The University of Houston has reported only seven cases, according to the Times’ survey. But in an email to The Texas Tribune, a spokesperson for the school declined to release case numbers and said the school is keeping them internal for now, though they will be published regularly in the fall.
Robert Kelchen, a higher education professor at Seton Hall University who has been studying university responses to COVID-19, said he has not seen anything similar to UT’s reporting system.
“It’s hard to say if they’re unique, but it’s certainly unusual to be this transparent this early,” Kelchen said. “One of the reasons UT looks so bad is that a lot of universities have refused to release that information or haven’t done that kind of testing.”
The school is tracking cases among UT-affiliated individuals even though most students are not on campus yet, Bird said. One of the largest outbreaks came from a spring break trip to Mexico in March, which resulted in dozens of UT students testing positive for the coronavirus. Another outbreak stemmed from student athletes returning to campus in June to begin voluntary summer workouts in preparation for the fall sports season.
UT-Austin reported its first death, a custodial services staff worker, earlier this summer.
It’s in a school’s best interest to self-report “because they get to put those numbers into context,” Kelchen said. “Otherwise, you’ll get people trying to get information through other means, or they’ll have things go through the rumor mill.”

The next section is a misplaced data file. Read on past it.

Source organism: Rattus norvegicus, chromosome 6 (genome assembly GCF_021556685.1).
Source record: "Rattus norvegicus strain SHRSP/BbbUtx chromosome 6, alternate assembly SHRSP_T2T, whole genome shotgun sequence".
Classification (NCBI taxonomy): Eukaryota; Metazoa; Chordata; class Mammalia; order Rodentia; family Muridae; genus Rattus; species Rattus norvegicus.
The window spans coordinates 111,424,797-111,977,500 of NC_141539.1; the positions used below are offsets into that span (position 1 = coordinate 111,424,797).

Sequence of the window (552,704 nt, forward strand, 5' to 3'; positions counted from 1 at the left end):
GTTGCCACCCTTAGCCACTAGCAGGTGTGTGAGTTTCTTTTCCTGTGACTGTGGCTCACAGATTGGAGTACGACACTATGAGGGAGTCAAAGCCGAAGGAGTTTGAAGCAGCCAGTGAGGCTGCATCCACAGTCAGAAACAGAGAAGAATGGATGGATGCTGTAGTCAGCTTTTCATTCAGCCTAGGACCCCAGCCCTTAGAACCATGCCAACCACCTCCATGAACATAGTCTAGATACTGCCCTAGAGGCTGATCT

He said ultimately, all schools will have to answer these same questions.
“Colleges are going to have to be transparent. ... If they aren’t transparent, then students, faculty and staff aren’t going to trust the college, and there will be a pretty significant backlash,” Kelchen said.
UT-Austin is still planning an in-person return in less than a month. On Wednesday, interim President Jay Hartzell announced that students returning to Austin will need to self-isolate for 14 days after coming to campus.
School officials are reassuring community members that they will be taking every precaution against the virus come fall. They point to testing as a key part of containing spread this semester.
While the Texas A&M System recently announced it would distribute 15,000 free tests across its 11 campuses, UT-Austin has not yet changed its test fees. Its health service site lists a COVID-19 nasal swab test at $88 and a blood test for COVID-19 antibodies at $53.
Students whose health insurance doesn’t cover the tests can receive subsidies from the universities, a university spokesperson previously said.
Disclosure: Texas A&M University, The New York Times, the University of Texas at Austin and the University of Houston have been financial supporters of The Texas Tribune, a nonprofit, nonpartisan news organization that is funded in part by donations from members, foundations and corporate sponsors. Financial supporters play no role in the Tribune's journalism. Find a complete list of them here.
This article was provided by The Texas Tribune.